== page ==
0
$\begingroup$

This is based on exercise 3.2.4 of D. J. H. Garling's A Course in Mathematical Analysis. Let $a \in \mathbb{N}$ be a fixed number and consider the sequence $(\frac{n^a}{2^n})_{n \in \mathbb{N}}$ (the exercise in Garling uses $a=10^6$). Does this sequence converge?

Heuristically, it seems to me clear that it does. Although $a$ may be very large, the sequence in the denominator grows faster than the one in the numerator, so that at some point for $n > a$, we will have a decreasing sequence. However, I've been unable so far to formalize this intuition in a rigorous argument. Can someone give me a hint, here?

$\endgroup$
1
$\begingroup$

Note that, for $a,n\ge 2$,

$$(n+1)^a=\sum_{j=0}^a\binom ajn^j<n^a+2^an^{a-1}$$

Then, if $b_n=n^a/2^n$ we have $$0<\frac{b_{n+1}}{b_n}=\frac12\frac{(n+1)^a}{n^a}<\frac12\left(1+\frac{2^a}n\right)\to \frac12$$

So by ratio test, the series $$\sum_{n=1}^\infty b_n$$ converges, and hence $b_n\to 0$.

$\endgroup$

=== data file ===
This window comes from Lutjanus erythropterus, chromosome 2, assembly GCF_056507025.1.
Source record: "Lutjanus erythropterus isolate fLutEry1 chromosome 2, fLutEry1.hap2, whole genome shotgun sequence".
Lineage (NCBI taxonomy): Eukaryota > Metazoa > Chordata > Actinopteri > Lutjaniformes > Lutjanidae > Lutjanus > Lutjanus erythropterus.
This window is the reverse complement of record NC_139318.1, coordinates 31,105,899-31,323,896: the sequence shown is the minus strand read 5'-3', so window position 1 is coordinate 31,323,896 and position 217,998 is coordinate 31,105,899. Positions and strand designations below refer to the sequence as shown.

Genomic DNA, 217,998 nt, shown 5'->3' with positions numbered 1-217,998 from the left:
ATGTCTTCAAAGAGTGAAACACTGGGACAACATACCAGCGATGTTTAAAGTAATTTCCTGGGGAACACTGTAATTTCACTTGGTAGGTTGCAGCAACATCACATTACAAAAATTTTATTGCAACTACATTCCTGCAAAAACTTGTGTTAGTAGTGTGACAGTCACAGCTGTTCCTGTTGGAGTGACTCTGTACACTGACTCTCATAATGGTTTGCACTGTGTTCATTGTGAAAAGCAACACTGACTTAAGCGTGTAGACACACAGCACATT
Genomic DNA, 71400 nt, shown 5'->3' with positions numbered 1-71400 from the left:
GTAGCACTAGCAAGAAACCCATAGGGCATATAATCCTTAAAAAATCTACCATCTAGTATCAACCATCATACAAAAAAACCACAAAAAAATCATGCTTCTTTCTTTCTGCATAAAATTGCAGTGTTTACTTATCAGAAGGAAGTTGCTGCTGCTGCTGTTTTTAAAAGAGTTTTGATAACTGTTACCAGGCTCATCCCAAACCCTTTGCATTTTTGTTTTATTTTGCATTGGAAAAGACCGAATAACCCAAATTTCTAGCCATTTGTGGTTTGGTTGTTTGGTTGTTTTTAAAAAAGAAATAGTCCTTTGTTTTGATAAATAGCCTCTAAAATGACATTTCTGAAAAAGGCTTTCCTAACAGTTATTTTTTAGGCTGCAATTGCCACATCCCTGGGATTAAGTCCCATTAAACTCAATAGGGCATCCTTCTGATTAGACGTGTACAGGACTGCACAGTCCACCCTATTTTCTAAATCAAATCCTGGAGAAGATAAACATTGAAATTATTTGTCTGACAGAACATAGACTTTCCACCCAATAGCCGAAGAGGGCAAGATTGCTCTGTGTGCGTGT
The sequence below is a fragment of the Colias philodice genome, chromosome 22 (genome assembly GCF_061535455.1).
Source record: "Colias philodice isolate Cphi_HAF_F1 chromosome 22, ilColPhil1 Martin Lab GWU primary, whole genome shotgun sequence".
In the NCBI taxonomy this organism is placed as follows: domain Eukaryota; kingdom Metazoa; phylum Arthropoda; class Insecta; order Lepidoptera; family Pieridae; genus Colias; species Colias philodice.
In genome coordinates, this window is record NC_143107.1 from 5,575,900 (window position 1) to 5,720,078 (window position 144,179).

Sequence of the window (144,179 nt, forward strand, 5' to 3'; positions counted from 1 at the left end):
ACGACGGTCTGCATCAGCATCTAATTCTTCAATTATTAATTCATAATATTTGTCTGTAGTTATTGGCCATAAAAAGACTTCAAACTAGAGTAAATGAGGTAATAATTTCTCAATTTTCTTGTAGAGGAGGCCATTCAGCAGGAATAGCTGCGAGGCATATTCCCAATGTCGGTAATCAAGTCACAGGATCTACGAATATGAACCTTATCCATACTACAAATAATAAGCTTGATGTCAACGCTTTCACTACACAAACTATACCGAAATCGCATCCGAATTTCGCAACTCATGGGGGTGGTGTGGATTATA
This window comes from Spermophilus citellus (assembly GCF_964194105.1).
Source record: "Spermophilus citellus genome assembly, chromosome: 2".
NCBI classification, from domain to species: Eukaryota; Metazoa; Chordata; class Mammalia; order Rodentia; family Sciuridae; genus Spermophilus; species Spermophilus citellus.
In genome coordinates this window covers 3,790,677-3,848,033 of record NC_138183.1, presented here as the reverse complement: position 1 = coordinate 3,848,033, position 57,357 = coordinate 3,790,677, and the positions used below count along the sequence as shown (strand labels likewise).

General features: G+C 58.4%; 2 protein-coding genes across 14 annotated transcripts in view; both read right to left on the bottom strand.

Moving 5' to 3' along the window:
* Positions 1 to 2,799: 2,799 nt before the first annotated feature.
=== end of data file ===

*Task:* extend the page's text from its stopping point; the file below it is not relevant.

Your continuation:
• $\begingroup$ Thanks for this. Does this technique generalizes; i.e. if I have a series of the form $\frac{(a_n)_{n \in \mathbb{N}}}{(b_n)_{n \in \mathbb{N}}}$, applying the ratio test to the corresponding series will generally yield an answer? $\endgroup$ – Nagase Jan 29 '17 at 15:33
1
$\begingroup$

Root test should be enough to prove convergence for the series $\sum\limits_{n=0}^\infty \frac{n^a}{2^n},$ hence $\frac{n^a}{2^n}\!\rightarrow 0$.

In fact, $\limsup\limits_{n\to\infty}\sqrt[n]{|a_n|} = \lim\limits_{n\to\infty}\frac{n^{a/n}}{2} = \frac{1^a}2 = 1/2 < 1$, therefore the series converges, and the sequence must yield to zero.

$\endgroup$
  • $\begingroup$ The second equality is given because $\lim\limits_{n\to\infty} n^{a/n} = 1^a$, right? $\endgroup$ – Nagase Jan 29 '17 at 15:35
  • $\begingroup$ Yes exactly, since $\lim\limits_{n\to\infty} n^{1/n} = 1$ $\endgroup$ – Ottavio Bartenor Jan 29 '17 at 15:46

Your Answer

By clicking “Post Your Answer”, you agree to our terms of service, privacy policy and cookie policy

Not the answer you're looking for? Browse other questions tagged or ask your own question.